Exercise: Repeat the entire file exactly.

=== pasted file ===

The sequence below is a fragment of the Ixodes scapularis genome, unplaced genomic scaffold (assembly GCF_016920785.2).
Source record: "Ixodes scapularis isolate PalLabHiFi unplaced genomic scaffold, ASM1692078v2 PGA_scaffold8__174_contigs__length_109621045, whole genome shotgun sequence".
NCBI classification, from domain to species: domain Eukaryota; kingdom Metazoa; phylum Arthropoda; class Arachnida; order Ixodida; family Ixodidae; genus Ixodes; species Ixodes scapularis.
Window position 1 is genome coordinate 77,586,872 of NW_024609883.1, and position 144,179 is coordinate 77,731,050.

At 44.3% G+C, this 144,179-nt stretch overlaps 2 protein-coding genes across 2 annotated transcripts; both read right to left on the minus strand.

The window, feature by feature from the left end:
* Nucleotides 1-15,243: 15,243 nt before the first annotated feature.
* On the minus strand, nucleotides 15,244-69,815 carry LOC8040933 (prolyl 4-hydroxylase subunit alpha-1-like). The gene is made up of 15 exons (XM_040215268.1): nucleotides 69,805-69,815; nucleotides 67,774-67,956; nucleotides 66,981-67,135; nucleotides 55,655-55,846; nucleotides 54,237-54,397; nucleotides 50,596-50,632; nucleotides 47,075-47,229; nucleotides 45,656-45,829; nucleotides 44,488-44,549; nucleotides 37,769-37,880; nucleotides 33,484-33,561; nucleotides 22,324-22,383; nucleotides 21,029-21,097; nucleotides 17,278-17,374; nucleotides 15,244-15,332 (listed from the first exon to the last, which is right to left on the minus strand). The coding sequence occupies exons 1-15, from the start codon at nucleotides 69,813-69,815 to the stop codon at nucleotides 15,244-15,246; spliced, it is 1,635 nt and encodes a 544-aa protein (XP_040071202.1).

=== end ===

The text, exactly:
The sequence below is a fragment of the Ixodes scapularis genome, unplaced genomic scaffold (assembly GCF_016920785.2).
Source record: "Ixodes scapularis isolate PalLabHiFi unplaced genomic scaffold, ASM1692078v2 PGA_scaffold8__174_contigs__length_109621045, whole genome shotgun sequence".
NCBI classification, from domain to species: domain Eukaryota; kingdom Metazoa; phylum Arthropoda; class Arachnida; order Ixodida; family Ixodidae; genus Ixodes; species Ixodes scapularis.
Window position 1 is genome coordinate 77,586,872 of NW_024609883.1, and position 144,179 is coordinate 77,731,050.

At 44.3% G+C, this 144,179-nt stretch overlaps 2 protein-coding genes across 2 annotated transcripts; both read right to left on the minus strand.

The window, feature by feature from the left end:
* Nucleotides 1-15,243: 15,243 nt before the first annotated feature.
* On the minus strand, nucleotides 15,244-69,815 carry LOC8040933 (prolyl 4-hydroxylase subunit alpha-1-like). The gene is made up of 15 exons (XM_040215268.1): nucleotides 69,805-69,815; nucleotides 67,774-67,956; nucleotides 66,981-67,135; nucleotides 55,655-55,846; nucleotides 54,237-54,397; nucleotides 50,596-50,632; nucleotides 47,075-47,229; nucleotides 45,656-45,829; nucleotides 44,488-44,549; nucleotides 37,769-37,880; nucleotides 33,484-33,561; nucleotides 22,324-22,383; nucleotides 21,029-21,097; nucleotides 17,278-17,374; nucleotides 15,244-15,332 (listed from the first exon to the last, which is right to left on the minus strand). The coding sequence occupies exons 1-15, from the start codon at nucleotides 69,813-69,815 to the stop codon at nucleotides 15,244-15,246; spliced, it is 1,635 nt and encodes a 544-aa protein (XP_040071202.1).